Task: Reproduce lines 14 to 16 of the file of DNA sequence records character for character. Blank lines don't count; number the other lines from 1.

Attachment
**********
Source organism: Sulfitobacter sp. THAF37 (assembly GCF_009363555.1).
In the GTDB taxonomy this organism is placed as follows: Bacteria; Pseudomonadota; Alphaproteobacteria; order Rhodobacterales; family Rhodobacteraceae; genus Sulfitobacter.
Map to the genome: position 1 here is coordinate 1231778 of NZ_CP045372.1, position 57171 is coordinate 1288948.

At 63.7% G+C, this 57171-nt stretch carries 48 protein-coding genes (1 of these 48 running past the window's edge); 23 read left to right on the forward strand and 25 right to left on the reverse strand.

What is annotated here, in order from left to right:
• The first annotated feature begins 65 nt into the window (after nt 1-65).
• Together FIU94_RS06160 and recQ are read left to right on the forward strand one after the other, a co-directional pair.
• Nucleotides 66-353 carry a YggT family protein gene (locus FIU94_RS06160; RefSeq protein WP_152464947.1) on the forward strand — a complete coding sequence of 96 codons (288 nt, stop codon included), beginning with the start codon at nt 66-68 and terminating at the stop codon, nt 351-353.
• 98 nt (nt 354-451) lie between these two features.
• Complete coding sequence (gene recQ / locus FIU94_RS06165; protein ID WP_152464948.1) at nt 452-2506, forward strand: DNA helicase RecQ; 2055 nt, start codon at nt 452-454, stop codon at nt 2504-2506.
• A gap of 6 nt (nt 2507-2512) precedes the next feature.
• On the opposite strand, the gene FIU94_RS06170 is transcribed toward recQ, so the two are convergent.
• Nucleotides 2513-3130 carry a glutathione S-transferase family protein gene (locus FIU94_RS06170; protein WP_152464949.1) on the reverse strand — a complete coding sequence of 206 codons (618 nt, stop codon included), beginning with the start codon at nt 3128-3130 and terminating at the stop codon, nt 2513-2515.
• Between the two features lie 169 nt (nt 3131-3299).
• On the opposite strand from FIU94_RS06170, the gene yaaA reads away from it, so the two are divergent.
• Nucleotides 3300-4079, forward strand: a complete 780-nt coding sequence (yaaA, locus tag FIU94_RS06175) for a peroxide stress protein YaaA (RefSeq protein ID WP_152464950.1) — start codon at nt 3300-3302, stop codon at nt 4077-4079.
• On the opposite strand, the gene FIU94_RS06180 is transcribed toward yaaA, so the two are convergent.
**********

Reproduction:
• Between the two features lie 169 nt (nt 3131-3299).
• On the opposite strand from FIU94_RS06170, the gene yaaA reads away from it, so the two are divergent.
• Nucleotides 3300-4079, forward strand: a complete 780-nt coding sequence (yaaA, locus tag FIU94_RS06175) for a peroxide stress protein YaaA (RefSeq protein ID WP_152464950.1) — start codon at nt 3300-3302, stop codon at nt 4077-4079.